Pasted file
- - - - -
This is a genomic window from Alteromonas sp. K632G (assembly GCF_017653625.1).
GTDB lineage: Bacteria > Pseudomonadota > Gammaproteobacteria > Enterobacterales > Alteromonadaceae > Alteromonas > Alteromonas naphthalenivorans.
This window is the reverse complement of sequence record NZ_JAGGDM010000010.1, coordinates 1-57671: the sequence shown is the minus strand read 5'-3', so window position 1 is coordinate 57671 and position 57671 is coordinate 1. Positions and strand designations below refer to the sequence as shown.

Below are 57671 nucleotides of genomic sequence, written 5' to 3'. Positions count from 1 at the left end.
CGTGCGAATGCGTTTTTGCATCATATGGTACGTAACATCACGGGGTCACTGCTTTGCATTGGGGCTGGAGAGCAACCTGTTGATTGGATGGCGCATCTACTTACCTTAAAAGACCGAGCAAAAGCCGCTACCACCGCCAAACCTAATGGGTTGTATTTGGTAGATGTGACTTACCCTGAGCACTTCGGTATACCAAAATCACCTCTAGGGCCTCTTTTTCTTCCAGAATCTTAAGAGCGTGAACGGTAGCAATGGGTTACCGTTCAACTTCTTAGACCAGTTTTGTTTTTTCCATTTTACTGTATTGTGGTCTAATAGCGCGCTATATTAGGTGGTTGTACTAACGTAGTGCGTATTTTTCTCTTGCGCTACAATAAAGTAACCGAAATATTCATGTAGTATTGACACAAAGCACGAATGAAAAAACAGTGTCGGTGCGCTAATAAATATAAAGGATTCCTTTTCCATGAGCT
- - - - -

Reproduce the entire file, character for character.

This is a genomic window from Alteromonas sp. K632G (assembly GCF_017653625.1).
GTDB lineage: Bacteria > Pseudomonadota > Gammaproteobacteria > Enterobacterales > Alteromonadaceae > Alteromonas > Alteromonas naphthalenivorans.
This window is the reverse complement of sequence record NZ_JAGGDM010000010.1, coordinates 1-57671: the sequence shown is the minus strand read 5'-3', so window position 1 is coordinate 57671 and position 57671 is coordinate 1. Positions and strand designations below refer to the sequence as shown.

Below are 57671 nucleotides of genomic sequence, written 5' to 3'. Positions count from 1 at the left end.
CGTGCGAATGCGTTTTTGCATCATATGGTACGTAACATCACGGGGTCACTGCTTTGCATTGGGGCTGGAGAGCAACCTGTTGATTGGATGGCGCATCTACTTACCTTAAAAGACCGAGCAAAAGCCGCTACCACCGCCAAACCTAATGGGTTGTATTTGGTAGATGTGACTTACCCTGAGCACTTCGGTATACCAAAATCACCTCTAGGGCCTCTTTTTCTTCCAGAATCTTAAGAGCGTGAACGGTAGCAATGGGTTACCGTTCAACTTCTTAGACCAGTTTTGTTTTTTCCATTTTACTGTATTGTGGTCTAATAGCGCGCTATATTAGGTGGTTGTACTAACGTAGTGCGTATTTTTCTCTTGCGCTACAATAAAGTAACCGAAATATTCATGTAGTATTGACACAAAGCACGAATGAAAAAACAGTGTCGGTGCGCTAATAAATATAAAGGATTCCTTTTCCATGAGCT